Te Matarae Farm – Katrina And Oscar Nilsson

To the clouds, the Chathams, and beyond



The advent of ‘the cloud’ means that distance is now no barrier to working with anyone anywhere in the world. But being able to eyeball your advisor, at least once a year, helps cement a relationship, and for us, trust and integrity in our relationships is paramount. Which is why we’re prepared to travel for that face to face, even to the Chatham Islands.

Late last year, directors Hamish Pringle and Ben Gilmour spent five days exploring Chatham Island and spending time with new clients, Katrina and Oscar Nilsson.

The young couple purchased Te Matarae Farm, a 956-acre sheep and beef farm, there in June last year. Having moved from Sydney to run it, they very quickly identified that they wanted help at a better price than the previous owner’s South Island based firm, and turned to Ben Gilmour at Moore Stephens Markhams Hawkes Bay, who has set them up on cloud-based Xero and the rural-specialised Figured accounting programmes.

A seventh generation Chatham Islander, Katrina says she was surprised to find herself living back there but says it’s great to “own our own block of dirt” and with a young daughter and baby on the way, is pleased to be around her family.  Husband Oscar was a finance broker in Sydney. He comes from a Hawke’s Bay farming family, and feels at home, working on the land.

So much so that Katrina observes that Oscar has become “allergic to computers”, preferring to be outside instead, leaving her to work on most of the day to day financial side of affairs. Although not a stranger to Xero, as the couple have other business interests that use the software, Katrina says it’s been brilliant having Ben at the end of the phone.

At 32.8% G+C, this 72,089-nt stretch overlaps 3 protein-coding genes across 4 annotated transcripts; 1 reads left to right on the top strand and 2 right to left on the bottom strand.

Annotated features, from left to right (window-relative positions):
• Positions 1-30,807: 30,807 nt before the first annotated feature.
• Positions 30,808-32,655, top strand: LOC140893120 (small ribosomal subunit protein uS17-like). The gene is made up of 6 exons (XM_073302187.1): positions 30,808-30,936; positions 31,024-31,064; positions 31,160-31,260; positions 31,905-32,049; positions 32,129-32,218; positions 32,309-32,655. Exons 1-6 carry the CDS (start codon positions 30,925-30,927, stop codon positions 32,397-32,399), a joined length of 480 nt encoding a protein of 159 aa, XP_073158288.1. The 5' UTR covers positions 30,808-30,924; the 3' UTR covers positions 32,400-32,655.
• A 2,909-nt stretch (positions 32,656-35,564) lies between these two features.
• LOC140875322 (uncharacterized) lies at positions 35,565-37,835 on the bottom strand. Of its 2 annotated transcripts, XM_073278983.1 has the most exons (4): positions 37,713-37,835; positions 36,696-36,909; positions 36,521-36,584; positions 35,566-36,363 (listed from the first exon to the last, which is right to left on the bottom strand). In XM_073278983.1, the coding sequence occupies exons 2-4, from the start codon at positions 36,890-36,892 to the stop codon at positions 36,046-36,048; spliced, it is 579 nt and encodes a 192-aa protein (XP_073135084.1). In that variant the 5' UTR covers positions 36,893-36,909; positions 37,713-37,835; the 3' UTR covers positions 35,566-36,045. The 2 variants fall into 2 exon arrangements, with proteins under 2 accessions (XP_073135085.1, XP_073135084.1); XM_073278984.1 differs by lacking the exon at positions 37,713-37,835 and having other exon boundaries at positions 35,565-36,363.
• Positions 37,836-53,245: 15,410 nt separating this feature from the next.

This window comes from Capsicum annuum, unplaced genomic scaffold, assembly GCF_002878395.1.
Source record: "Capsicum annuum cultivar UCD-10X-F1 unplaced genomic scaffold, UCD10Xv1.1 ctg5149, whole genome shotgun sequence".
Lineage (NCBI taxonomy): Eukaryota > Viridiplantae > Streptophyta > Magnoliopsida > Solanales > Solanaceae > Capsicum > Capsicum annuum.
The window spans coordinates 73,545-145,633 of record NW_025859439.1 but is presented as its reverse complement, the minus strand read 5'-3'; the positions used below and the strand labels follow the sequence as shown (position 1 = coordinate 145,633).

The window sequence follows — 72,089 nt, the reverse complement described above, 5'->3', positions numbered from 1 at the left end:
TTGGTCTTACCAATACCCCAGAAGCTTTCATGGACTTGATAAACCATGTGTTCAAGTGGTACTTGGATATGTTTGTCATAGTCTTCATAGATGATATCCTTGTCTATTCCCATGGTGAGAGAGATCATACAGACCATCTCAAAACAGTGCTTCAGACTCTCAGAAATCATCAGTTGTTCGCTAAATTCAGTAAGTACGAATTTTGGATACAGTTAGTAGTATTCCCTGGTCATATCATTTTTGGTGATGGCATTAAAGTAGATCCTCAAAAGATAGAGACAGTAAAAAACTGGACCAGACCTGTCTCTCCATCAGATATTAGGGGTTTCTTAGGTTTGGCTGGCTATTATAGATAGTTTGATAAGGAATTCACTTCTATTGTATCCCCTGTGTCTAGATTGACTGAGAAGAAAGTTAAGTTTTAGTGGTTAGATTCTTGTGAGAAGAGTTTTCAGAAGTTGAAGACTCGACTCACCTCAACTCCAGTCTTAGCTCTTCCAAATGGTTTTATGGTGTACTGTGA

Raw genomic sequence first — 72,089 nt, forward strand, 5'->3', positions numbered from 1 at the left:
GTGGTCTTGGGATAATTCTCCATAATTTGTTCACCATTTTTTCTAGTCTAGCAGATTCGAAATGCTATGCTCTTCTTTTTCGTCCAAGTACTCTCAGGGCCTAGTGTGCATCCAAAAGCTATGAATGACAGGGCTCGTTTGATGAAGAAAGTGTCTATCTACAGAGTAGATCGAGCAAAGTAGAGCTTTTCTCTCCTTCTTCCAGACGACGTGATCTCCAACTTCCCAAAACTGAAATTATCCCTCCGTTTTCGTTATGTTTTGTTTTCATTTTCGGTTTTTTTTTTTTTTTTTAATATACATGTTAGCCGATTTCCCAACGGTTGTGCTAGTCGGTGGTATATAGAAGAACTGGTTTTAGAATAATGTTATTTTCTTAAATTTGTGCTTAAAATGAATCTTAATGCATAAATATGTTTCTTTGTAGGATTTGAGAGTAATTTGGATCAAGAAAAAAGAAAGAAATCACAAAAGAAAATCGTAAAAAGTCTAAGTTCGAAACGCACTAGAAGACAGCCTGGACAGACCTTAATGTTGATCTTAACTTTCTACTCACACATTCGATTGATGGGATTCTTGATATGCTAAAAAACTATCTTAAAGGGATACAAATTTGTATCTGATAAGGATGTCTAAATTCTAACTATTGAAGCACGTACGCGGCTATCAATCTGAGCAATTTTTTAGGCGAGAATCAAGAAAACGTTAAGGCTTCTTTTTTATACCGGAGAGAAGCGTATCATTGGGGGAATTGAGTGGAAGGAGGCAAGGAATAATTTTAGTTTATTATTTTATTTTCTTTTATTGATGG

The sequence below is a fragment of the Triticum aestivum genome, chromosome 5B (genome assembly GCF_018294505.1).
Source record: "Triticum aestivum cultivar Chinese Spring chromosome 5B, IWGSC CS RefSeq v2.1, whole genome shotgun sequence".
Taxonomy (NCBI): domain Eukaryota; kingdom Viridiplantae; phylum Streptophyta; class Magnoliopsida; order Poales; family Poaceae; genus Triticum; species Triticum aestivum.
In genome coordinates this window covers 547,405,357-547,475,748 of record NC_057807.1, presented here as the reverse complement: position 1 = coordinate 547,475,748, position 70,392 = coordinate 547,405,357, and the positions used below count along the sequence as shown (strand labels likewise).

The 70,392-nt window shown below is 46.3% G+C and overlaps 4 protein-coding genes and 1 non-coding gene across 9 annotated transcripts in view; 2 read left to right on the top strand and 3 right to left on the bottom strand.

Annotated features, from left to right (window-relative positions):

“For the first months, we had no internet connection and getting it was quite a process, so being able to phone Ben with my many questions has been great. He’s been awesome,” says Katrina.  “Now that we’re online and caught up, the accounting side has become a lot easier.

I’m looking forward to sitting down at the end of the first year and going over the reports with him.”

For Ben, the fact that he can access the financial information in real time, at the same time as Katrina means he can provide timely, relevant advice based on the current position.

While the Nilssons are concentrating on getting established and ready for the new baby, they are keen to develop other business opportunities in the future.

Hamish Pringle describes the farm that borders the vast expanse of the Te Whanga Lagoon, as “beautiful, well cleared but windswept; they’re definitely battling the elements”. In addition, the remoteness adds further challenges, with almost everything required for the farming operation needing to be ‘imported’.  Likewise, all produce is freighted off, with the cost to transport stock between $15 and $25 per animal.  And with shipping and air freight opportunities limited, the Islanders need to be savvy forward planners to secure the bookings they need.

During their stay, Hamish and Ben met many of the locals, enjoying their open friendliness, and were treated to a day out on a commercial crayfish boat, as well as exploring Moriori cultural sites and visiting nature reserves.

Published autumn 2017.

The Chatham Islands, Rekohu Wharekauri

Situated in the South Pacific, about 800km east of Christchurch and 40 minutes ahead of mainland time, the Chatham Islands are New Zealand’s most easterly region. An archipelago of 11 islands, only Pitt and Chatham are inhabited, by about 600 people. The last major Pacific Islands to be settled, the Chatham Islands are believed to have been first occupied by Polynesians 800 to 1000 years ago, who became a people calling themselves Moriori. European discovery was in 1791 by the English ship, HMS Chatham with early European settlers dating from the 1800s. Later Ngati Tama and Ngati Mutunga arrived, naming the islands Wharekauri.  Descendants of all now make up the population.




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